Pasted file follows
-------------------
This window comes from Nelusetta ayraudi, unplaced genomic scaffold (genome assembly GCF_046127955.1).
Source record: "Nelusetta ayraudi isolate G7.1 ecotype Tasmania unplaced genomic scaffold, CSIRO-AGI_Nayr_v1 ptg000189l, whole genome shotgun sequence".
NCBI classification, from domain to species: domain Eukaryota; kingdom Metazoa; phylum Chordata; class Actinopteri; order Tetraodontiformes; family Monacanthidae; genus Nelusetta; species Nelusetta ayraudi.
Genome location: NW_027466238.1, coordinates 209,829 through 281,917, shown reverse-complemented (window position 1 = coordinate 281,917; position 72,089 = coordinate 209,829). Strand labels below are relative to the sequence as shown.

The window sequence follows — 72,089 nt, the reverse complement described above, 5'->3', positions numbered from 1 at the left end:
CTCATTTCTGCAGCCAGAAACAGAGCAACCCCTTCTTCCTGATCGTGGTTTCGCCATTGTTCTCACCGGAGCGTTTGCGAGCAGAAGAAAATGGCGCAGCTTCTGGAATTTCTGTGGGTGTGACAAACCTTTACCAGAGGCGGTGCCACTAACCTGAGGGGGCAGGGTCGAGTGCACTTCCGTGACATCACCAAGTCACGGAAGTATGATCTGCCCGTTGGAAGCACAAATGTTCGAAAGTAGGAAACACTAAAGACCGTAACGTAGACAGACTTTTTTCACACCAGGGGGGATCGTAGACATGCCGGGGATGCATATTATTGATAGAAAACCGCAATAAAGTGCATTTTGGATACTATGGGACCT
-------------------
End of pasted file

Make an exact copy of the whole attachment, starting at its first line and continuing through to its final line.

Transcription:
This window comes from Nelusetta ayraudi, unplaced genomic scaffold (genome assembly GCF_046127955.1).
Source record: "Nelusetta ayraudi isolate G7.1 ecotype Tasmania unplaced genomic scaffold, CSIRO-AGI_Nayr_v1 ptg000189l, whole genome shotgun sequence".
NCBI classification, from domain to species: domain Eukaryota; kingdom Metazoa; phylum Chordata; class Actinopteri; order Tetraodontiformes; family Monacanthidae; genus Nelusetta; species Nelusetta ayraudi.
Genome location: NW_027466238.1, coordinates 209,829 through 281,917, shown reverse-complemented (window position 1 = coordinate 281,917; position 72,089 = coordinate 209,829). Strand labels below are relative to the sequence as shown.

The window sequence follows — 72,089 nt, the reverse complement described above, 5'->3', positions numbered from 1 at the left end:
CTCATTTCTGCAGCCAGAAACAGAGCAACCCCTTCTTCCTGATCGTGGTTTCGCCATTGTTCTCACCGGAGCGTTTGCGAGCAGAAGAAAATGGCGCAGCTTCTGGAATTTCTGTGGGTGTGACAAACCTTTACCAGAGGCGGTGCCACTAACCTGAGGGGGCAGGGTCGAGTGCACTTCCGTGACATCACCAAGTCACGGAAGTATGATCTGCCCGTTGGAAGCACAAATGTTCGAAAGTAGGAAACACTAAAGACCGTAACGTAGACAGACTTTTTTCACACCAGGGGGGATCGTAGACATGCCGGGGATGCATATTATTGATAGAAAACCGCAATAAAGTGCATTTTGGATACTATGGGACCT